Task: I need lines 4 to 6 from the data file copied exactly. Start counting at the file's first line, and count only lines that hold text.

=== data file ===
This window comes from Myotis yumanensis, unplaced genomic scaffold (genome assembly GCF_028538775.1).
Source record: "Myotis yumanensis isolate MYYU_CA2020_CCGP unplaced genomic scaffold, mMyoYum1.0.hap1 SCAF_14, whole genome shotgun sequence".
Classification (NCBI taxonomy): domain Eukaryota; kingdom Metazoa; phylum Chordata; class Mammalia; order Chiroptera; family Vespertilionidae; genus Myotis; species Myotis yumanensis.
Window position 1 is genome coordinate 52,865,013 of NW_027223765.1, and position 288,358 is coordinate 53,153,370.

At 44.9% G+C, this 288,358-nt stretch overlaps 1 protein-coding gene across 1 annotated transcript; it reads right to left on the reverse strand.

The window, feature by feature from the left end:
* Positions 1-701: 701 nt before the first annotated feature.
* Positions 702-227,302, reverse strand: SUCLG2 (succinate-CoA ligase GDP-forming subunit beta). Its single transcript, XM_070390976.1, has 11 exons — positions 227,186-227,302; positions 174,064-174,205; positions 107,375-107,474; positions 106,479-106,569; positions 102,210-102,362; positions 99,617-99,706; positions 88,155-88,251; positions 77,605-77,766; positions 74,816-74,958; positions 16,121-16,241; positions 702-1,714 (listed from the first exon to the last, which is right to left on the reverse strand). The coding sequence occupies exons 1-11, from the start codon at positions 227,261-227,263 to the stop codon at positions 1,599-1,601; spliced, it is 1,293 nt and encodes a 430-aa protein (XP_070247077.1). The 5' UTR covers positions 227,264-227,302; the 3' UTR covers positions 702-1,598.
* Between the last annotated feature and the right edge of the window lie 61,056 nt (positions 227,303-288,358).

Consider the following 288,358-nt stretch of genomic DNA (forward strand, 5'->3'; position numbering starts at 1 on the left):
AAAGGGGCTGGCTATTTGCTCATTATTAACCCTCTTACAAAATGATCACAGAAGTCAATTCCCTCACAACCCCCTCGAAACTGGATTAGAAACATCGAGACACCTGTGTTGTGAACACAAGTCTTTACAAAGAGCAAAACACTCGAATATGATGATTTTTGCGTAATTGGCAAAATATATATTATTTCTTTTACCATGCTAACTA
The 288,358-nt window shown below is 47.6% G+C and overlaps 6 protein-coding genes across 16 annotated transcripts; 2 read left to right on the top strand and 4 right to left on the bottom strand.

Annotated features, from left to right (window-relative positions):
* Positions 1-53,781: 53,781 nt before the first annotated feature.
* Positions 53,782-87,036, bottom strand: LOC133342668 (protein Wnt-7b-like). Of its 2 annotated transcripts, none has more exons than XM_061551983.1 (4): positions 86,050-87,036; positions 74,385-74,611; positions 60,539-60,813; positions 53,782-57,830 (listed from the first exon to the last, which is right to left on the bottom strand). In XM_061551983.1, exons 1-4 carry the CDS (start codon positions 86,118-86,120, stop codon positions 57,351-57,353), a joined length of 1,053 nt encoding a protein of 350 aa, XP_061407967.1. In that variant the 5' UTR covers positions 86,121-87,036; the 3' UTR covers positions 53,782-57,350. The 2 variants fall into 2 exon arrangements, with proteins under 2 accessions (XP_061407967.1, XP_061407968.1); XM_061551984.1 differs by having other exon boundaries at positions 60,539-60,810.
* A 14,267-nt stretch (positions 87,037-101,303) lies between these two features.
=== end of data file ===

Window position 1 is genome coordinate 52,865,013 of NW_027223765.1, and position 288,358 is coordinate 53,153,370.

At 44.9% G+C, this 288,358-nt stretch overlaps 1 protein-coding gene across 1 annotated transcript; it reads right to left on the reverse strand.

The window, feature by feature from the left end: